Caucus Day Musings: Why I’m a Cruz Guy – for One Night

lavarr policy insightsOne more vote for Cruz. Well, tonight I’m going to hold my nose and vote for Sen. Ted Cruz. I didn’t want to, but I believe it’s the best way to prevent Donald Trump from winning a majority of delegates at the national GOP convention. It’s the Romney strategy.

I don’t like Cruz and I don’t believe he’s anywhere close to being ready to become president of the greatest and most powerful nation on earth. I would much prefer to vote for Gov. John Kasich, who has the experience, temperament, integrity and agenda to make a very fine president.

But, alas, a vote for Kasich gives Trump a better chance of winning some Utah delegates, and I’d like to see him shut out in Utah. A Trump shut-out improves the chances of a contested convention, when any number of things could happen (most of them admittedly bad, but perhaps something good).

Cruz is going to win Utah, and he’s close to 50 percent, the number needed to take all the delegates. If Cruz doesn’t get 50 percent, Trump likely wins some delegates.

So, like it or not, I’m voting for Cruz. Then I hope something good happens in the convention and we eventually get a candidate we don’t have to be embarrassed about.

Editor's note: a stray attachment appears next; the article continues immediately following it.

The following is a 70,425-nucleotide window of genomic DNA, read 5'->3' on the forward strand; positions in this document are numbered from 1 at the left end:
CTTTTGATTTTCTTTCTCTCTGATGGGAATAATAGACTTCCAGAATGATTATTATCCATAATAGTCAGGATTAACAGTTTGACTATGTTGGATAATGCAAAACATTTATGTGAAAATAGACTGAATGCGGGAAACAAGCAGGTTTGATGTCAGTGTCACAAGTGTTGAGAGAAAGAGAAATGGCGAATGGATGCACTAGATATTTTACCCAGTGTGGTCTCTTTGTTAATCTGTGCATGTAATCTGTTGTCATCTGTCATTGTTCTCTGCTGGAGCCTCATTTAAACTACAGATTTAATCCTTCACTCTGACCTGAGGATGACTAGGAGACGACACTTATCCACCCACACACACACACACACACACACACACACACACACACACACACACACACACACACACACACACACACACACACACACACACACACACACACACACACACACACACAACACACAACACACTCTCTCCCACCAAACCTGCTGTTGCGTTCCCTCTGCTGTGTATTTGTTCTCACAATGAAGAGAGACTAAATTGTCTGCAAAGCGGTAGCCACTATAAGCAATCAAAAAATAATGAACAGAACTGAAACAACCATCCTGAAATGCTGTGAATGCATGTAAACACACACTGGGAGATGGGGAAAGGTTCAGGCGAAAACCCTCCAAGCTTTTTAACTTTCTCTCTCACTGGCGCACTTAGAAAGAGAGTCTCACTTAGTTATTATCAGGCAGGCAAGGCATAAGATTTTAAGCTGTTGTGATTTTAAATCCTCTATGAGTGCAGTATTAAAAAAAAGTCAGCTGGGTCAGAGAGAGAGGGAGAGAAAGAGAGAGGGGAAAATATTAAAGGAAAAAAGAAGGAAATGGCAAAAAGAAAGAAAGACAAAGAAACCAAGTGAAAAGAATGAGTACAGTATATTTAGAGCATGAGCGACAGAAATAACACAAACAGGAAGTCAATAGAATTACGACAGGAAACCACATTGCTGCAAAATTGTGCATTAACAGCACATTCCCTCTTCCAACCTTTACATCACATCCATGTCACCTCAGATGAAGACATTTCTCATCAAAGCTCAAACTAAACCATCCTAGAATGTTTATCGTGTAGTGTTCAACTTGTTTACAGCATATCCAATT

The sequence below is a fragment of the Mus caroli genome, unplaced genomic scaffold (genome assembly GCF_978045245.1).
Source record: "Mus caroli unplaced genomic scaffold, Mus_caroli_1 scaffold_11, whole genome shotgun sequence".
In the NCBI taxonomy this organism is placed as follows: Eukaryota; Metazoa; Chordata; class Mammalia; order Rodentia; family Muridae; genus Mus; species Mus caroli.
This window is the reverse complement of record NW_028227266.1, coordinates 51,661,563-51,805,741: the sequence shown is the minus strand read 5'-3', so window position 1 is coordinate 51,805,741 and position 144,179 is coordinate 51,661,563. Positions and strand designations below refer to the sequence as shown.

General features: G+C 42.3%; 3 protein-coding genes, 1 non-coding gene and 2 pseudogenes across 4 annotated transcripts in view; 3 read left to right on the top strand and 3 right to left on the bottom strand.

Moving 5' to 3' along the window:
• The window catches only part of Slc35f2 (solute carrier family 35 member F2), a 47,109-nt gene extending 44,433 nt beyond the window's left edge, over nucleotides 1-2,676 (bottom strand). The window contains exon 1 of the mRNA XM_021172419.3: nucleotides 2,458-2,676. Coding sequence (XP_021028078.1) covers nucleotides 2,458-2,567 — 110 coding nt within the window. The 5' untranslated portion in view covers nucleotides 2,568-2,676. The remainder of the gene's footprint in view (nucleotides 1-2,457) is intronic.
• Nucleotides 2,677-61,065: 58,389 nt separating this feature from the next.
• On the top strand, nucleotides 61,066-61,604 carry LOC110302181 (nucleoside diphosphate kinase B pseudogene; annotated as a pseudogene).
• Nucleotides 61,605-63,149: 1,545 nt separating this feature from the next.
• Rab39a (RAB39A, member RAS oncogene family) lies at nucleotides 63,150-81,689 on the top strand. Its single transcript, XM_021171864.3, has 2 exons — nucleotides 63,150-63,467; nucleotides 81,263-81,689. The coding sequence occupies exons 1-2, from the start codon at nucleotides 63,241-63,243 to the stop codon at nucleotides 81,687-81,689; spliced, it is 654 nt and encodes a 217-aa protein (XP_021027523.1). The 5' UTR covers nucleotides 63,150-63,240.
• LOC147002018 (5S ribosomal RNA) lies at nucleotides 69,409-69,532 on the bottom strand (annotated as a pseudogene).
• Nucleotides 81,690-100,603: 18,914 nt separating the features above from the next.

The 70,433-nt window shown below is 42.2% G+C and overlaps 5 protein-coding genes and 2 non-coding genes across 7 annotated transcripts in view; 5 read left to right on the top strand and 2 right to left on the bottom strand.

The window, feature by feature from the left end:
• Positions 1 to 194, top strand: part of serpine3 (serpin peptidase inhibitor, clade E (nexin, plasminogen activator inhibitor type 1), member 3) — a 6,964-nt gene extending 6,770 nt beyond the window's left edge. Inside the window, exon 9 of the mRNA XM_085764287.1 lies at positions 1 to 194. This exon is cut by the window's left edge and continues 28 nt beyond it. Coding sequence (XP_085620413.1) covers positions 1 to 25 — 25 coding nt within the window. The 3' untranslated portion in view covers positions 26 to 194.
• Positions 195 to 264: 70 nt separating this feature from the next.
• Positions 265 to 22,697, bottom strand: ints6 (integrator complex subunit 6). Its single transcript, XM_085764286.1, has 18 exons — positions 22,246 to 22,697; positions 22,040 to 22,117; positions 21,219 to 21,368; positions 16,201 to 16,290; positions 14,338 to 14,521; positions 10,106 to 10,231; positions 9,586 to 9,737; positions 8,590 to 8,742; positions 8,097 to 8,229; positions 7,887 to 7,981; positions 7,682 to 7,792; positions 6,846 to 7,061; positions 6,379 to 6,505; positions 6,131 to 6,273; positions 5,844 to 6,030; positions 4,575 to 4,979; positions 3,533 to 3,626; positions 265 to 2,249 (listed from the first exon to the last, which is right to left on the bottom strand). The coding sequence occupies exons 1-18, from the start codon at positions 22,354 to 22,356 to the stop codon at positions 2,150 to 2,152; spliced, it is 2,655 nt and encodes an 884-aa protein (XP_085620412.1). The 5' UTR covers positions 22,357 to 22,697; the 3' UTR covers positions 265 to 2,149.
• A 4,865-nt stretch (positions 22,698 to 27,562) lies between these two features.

Why I really don’t like Trump. Trump supporters ask me why I’m so down on their guy. When I give them my list, they say something like, well, he really is more reasonable than the way he comes across. Once he gets the nomination he’ll show he can work with both sides; he really isn’t racist or profane; he’s really a good man, blah, blah, blah.

I admit it’s easy to get pulled into the Trump mystique. It’s easy to think, he’s really strong; he’ll get things done; he’ll stand up to anyone; Washington needs to be shaken up; he really will make our country great again. And so forth.

But I only know two ways to accurately judge a person: By what he says and by what he does. I can’t make the leap of faith that Trump is anything different than what he says and what he’s done. And he fails miserably on both counts.

Based on what he says, Trump is crude, bombastic, racist, lacks any understanding of foreign affairs or national defense policy, makes totally unrealistic claims and assertions on domestic issues, has no bedrock principles or political moorings, and has authoritarian strongman tendencies.

Based on what he’s done, Trump is a bully, an entertainer, a questionable businessman, a flip-flopping candidate, and so forth.

I’ve heard people say, well, yes, he’s unpredictable, but I’m betting his strength and good characteristics will make him a terrific president.

Sorry, I’m just not willing to make that bet. If we can’t be certain what sort of president a candidate will be, we ought not elect him. We can’t gamble on the presidency of the United States.